Same-sex marriages in Michigan have been delayed by a Court of Appeals ruling, issing an order preventing them from occurring after the state’s appeal of a ruling that overturned the consitutional ban on them.
Dozens of couples took advantage of the ability of marrying prior to the decision from the 6th US Circuit Court of Appeals before the court overturned the gay marriage ban in what is the latest in a number of similar decision overturning similar laws across America.
Associated Press report that two Detroit-area nurses who’ve been partners for eight years claimed the ban violated their rights under the U.S. Constitution. Nearly 60 percent of state voters in 2004 approved a constitutional amendment that recognizes marriage only as between a man and a woman.
Seventeen states and the District of Columbia issue licenses for same-sex marriage. Since December, bans on gay marriage have been overturned in Texas, Utah, Oklahoma and Virginia, but appeals have put those cases on hold.
The case in Michigan involves two Detroit-area nurses, Jayne Rowse and April DeBoer. They want to get married, but the original purpose of their 2012 lawsuit was to overturn Michigan’s ban on joint adoptions by same-sex couples.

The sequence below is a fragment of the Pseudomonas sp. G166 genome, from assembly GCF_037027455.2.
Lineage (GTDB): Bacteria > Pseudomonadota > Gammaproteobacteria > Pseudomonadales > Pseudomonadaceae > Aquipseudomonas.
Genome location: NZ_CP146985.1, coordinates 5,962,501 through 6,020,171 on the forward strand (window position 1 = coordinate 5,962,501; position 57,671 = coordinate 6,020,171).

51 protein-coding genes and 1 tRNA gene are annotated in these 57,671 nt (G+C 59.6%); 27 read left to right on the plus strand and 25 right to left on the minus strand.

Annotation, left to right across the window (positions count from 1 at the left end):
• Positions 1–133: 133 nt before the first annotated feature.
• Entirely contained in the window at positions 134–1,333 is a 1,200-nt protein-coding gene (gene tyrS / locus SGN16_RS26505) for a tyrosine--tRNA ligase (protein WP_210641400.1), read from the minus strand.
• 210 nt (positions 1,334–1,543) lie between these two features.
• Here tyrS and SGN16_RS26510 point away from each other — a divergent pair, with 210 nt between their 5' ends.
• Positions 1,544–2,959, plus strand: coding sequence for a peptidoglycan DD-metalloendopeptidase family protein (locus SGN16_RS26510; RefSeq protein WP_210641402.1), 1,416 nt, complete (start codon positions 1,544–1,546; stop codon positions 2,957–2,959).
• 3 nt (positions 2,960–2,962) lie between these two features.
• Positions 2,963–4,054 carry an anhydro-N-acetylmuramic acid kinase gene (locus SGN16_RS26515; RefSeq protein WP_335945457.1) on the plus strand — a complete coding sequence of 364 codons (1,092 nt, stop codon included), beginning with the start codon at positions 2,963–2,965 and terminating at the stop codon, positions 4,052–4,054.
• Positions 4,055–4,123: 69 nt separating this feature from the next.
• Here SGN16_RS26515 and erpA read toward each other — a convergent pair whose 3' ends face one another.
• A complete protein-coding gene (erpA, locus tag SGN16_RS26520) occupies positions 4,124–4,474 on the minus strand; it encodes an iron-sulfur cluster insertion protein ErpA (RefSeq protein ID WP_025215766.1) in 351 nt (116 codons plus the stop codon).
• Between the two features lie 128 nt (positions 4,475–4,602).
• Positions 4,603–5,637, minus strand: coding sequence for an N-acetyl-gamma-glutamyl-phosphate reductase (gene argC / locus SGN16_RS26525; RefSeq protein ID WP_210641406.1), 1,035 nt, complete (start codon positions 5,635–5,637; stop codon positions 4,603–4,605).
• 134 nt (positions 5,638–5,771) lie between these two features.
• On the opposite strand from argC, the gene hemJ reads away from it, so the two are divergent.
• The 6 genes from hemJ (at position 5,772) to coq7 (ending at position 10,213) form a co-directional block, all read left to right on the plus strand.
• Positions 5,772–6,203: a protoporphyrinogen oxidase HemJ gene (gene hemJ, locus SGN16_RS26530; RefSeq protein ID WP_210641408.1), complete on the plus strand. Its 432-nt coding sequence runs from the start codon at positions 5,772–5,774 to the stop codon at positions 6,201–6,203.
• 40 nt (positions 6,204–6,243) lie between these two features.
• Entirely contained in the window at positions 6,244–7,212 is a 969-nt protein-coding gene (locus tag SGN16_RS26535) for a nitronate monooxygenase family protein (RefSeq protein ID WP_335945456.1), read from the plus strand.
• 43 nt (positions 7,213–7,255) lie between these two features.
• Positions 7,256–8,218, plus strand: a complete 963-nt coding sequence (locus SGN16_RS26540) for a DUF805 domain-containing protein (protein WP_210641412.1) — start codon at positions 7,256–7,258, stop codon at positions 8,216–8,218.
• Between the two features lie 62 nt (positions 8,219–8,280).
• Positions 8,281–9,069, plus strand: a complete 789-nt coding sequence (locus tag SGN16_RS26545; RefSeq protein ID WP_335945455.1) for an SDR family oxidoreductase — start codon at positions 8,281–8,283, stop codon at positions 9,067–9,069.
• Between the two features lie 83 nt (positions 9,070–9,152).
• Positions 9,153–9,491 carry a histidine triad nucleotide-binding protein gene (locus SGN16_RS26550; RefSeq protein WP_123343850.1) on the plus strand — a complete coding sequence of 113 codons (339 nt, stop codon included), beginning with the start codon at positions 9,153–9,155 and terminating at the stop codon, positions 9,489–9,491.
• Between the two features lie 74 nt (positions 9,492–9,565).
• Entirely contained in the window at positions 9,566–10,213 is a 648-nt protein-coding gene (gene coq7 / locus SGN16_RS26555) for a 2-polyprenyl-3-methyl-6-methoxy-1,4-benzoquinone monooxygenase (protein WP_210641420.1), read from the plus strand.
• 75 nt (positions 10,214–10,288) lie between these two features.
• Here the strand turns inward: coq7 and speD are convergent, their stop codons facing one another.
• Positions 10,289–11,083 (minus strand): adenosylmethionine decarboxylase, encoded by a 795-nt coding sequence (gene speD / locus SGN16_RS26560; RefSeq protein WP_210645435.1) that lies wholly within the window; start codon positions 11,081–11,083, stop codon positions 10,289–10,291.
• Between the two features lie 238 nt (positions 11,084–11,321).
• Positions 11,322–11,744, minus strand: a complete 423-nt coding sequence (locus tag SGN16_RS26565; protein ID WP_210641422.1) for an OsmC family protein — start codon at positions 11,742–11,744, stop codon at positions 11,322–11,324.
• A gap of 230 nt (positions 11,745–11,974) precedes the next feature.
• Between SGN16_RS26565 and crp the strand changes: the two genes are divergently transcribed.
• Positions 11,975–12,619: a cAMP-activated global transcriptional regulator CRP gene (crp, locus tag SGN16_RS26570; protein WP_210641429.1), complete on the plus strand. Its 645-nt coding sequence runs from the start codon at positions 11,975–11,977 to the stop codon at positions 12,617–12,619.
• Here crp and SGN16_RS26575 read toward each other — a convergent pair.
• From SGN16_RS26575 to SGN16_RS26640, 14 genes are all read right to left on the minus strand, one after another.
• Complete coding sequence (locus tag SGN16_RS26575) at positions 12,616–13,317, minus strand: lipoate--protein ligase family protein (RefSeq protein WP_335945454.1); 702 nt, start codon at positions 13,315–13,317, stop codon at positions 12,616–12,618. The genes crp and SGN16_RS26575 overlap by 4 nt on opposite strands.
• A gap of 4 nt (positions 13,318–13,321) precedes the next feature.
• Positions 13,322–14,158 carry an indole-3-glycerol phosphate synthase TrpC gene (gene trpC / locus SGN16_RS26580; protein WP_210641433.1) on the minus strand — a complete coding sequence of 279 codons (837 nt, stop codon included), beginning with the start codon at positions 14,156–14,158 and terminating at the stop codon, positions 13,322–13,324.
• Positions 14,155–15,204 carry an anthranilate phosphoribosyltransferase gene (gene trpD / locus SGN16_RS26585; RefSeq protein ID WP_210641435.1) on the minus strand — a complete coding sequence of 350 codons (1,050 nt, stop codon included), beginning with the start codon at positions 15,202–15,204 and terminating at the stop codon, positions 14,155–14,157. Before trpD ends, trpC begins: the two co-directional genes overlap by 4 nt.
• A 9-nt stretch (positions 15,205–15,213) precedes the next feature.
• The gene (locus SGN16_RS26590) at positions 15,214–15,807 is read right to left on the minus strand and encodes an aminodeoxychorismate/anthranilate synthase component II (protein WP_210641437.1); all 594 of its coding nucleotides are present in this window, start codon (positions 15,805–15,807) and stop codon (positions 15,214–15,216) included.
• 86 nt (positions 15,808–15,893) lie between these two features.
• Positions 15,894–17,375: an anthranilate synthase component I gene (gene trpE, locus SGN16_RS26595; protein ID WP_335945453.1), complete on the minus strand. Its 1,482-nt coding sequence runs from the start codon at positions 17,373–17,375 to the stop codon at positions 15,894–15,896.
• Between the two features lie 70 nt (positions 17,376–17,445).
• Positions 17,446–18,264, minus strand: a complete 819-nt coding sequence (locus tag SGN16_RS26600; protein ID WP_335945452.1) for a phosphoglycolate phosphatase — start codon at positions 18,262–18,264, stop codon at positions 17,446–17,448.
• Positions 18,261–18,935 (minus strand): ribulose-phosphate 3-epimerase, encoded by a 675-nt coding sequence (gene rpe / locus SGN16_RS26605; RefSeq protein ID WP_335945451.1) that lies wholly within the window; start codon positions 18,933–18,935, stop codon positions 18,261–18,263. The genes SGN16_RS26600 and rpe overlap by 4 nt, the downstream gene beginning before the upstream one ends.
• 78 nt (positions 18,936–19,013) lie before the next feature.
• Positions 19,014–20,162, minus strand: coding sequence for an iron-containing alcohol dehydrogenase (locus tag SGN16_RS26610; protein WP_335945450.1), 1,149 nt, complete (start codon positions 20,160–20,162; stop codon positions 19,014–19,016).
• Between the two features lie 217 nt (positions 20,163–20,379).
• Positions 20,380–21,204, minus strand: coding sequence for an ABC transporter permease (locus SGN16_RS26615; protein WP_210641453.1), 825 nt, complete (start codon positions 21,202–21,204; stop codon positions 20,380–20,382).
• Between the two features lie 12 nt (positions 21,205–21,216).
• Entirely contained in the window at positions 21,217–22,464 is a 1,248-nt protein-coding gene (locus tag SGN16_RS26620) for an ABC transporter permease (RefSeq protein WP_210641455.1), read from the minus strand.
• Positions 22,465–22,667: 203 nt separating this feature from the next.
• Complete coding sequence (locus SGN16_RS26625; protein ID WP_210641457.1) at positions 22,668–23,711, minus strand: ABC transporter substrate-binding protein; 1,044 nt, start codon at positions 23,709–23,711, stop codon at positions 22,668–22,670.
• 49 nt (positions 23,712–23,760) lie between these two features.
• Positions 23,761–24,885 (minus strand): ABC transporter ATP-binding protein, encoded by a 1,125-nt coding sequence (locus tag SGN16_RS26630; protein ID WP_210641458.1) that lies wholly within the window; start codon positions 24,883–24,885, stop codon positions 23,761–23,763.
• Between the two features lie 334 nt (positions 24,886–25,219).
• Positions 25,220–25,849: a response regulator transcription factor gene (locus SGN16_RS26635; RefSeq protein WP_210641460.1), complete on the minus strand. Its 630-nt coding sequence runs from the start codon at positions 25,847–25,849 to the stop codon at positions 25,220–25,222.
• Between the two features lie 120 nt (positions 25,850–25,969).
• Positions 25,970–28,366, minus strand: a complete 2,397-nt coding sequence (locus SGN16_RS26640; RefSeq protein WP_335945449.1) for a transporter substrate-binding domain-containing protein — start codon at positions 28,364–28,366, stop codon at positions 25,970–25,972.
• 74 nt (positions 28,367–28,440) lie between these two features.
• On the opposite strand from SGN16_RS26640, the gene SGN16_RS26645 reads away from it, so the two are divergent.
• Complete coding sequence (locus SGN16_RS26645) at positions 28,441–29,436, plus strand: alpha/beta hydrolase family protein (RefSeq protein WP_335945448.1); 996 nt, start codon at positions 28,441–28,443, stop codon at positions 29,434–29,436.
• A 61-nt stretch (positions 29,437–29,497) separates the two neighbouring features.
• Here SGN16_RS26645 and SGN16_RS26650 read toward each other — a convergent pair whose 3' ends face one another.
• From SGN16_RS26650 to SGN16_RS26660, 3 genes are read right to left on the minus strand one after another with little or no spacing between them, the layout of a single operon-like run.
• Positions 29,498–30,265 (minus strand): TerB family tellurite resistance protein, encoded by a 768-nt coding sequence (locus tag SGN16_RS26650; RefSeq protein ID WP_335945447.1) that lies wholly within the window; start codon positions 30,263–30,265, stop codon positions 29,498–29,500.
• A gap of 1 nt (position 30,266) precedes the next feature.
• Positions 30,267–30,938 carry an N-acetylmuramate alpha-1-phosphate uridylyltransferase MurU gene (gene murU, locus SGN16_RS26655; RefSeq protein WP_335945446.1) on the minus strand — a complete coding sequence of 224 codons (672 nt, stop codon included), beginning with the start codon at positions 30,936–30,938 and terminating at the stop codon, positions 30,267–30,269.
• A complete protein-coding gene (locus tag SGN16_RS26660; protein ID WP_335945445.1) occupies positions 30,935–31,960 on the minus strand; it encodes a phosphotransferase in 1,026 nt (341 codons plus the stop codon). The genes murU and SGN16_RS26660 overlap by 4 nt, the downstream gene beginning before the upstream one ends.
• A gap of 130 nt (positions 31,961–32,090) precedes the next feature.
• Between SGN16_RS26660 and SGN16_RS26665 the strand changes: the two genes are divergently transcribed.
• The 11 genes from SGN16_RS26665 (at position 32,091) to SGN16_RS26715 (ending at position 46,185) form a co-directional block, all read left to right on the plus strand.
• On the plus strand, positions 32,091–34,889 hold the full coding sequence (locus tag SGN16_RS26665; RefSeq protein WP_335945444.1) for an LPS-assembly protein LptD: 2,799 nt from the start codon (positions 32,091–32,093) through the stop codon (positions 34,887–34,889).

They are raising three adopted children with special needs at their Hazel Park home. But they can’t jointly adopt each other’s kids because joint adoption in the state is tied exclusively to marriage.
Rowse, 49, and DeBoer, 42, didn’t testify, and the trial had nothing to do with their relationship. In fact, attorneys for the state told the judge that they are great parents.
Instead, the state urged the judge to respect the results of a 2004 election in which 59 percent of voters said marriage in Michigan can only be between a man and a woman. Conservative scholars also questioned the impact of same-sex parenting on children.